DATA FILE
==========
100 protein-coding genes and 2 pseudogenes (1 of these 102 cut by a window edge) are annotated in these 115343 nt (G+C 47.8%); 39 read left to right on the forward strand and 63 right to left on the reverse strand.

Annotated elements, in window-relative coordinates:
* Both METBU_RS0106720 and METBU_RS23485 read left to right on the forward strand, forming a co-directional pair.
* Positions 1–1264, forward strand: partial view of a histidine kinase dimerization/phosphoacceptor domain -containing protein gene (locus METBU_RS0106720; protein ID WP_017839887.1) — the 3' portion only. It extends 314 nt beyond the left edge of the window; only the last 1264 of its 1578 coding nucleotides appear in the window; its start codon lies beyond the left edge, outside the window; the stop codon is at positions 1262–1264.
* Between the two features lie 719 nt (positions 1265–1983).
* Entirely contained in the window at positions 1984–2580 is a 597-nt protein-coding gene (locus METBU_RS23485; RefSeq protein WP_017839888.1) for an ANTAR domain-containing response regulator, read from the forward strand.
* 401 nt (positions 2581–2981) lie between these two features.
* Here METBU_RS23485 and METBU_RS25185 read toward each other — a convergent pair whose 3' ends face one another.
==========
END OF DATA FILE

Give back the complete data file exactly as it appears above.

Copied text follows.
100 protein-coding genes and 2 pseudogenes (1 of these 102 cut by a window edge) are annotated in these 115343 nt (G+C 47.8%); 39 read left to right on the forward strand and 63 right to left on the reverse strand.

Annotated elements, in window-relative coordinates:
* Both METBU_RS0106720 and METBU_RS23485 read left to right on the forward strand, forming a co-directional pair.
* Positions 1–1264, forward strand: partial view of a histidine kinase dimerization/phosphoacceptor domain -containing protein gene (locus METBU_RS0106720; protein ID WP_017839887.1) — the 3' portion only. It extends 314 nt beyond the left edge of the window; only the last 1264 of its 1578 coding nucleotides appear in the window; its start codon lies beyond the left edge, outside the window; the stop codon is at positions 1262–1264.
* Between the two features lie 719 nt (positions 1265–1983).
* Entirely contained in the window at positions 1984–2580 is a 597-nt protein-coding gene (locus METBU_RS23485; RefSeq protein WP_017839888.1) for an ANTAR domain-containing response regulator, read from the forward strand.
* 401 nt (positions 2581–2981) lie between these two features.
* Here METBU_RS23485 and METBU_RS25185 read toward each other — a convergent pair whose 3' ends face one another.